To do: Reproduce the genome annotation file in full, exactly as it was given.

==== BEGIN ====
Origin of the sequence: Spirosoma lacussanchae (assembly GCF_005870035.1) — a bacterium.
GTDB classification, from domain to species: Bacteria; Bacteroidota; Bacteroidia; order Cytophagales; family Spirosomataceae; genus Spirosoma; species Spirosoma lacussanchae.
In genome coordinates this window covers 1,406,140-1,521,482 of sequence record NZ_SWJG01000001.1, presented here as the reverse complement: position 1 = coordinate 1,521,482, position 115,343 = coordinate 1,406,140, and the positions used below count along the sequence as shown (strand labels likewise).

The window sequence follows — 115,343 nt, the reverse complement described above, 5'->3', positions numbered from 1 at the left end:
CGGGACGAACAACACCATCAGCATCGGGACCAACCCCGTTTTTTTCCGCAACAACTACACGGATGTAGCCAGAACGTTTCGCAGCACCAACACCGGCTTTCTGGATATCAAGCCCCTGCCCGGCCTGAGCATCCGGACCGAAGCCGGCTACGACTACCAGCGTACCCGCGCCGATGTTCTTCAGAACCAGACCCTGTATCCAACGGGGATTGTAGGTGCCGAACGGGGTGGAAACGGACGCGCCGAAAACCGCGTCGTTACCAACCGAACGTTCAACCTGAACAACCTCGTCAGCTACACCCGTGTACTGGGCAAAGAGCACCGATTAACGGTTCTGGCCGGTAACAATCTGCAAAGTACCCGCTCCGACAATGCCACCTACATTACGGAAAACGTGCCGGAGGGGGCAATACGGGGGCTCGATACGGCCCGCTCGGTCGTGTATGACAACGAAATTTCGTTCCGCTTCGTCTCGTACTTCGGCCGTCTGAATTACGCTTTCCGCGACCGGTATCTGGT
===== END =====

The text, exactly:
Origin of the sequence: Spirosoma lacussanchae (assembly GCF_005870035.1) — a bacterium.
GTDB classification, from domain to species: Bacteria; Bacteroidota; Bacteroidia; order Cytophagales; family Spirosomataceae; genus Spirosoma; species Spirosoma lacussanchae.
In genome coordinates this window covers 1,406,140-1,521,482 of sequence record NZ_SWJG01000001.1, presented here as the reverse complement: position 1 = coordinate 1,521,482, position 115,343 = coordinate 1,406,140, and the positions used below count along the sequence as shown (strand labels likewise).

The window sequence follows — 115,343 nt, the reverse complement described above, 5'->3', positions numbered from 1 at the left end:
CGGGACGAACAACACCATCAGCATCGGGACCAACCCCGTTTTTTTCCGCAACAACTACACGGATGTAGCCAGAACGTTTCGCAGCACCAACACCGGCTTTCTGGATATCAAGCCCCTGCCCGGCCTGAGCATCCGGACCGAAGCCGGCTACGACTACCAGCGTACCCGCGCCGATGTTCTTCAGAACCAGACCCTGTATCCAACGGGGATTGTAGGTGCCGAACGGGGTGGAAACGGACGCGCCGAAAACCGCGTCGTTACCAACCGAACGTTCAACCTGAACAACCTCGTCAGCTACACCCGTGTACTGGGCAAAGAGCACCGATTAACGGTTCTGGCCGGTAACAATCTGCAAAGTACCCGCTCCGACAATGCCACCTACATTACGGAAAACGTGCCGGAGGGGGCAATACGGGGGCTCGATACGGCCCGCTCGGTCGTGTATGACAACGAAATTTCGTTCCGCTTCGTCTCGTACTTCGGCCGTCTGAATTACGCTTTCCGCGACCGGTATCTGGT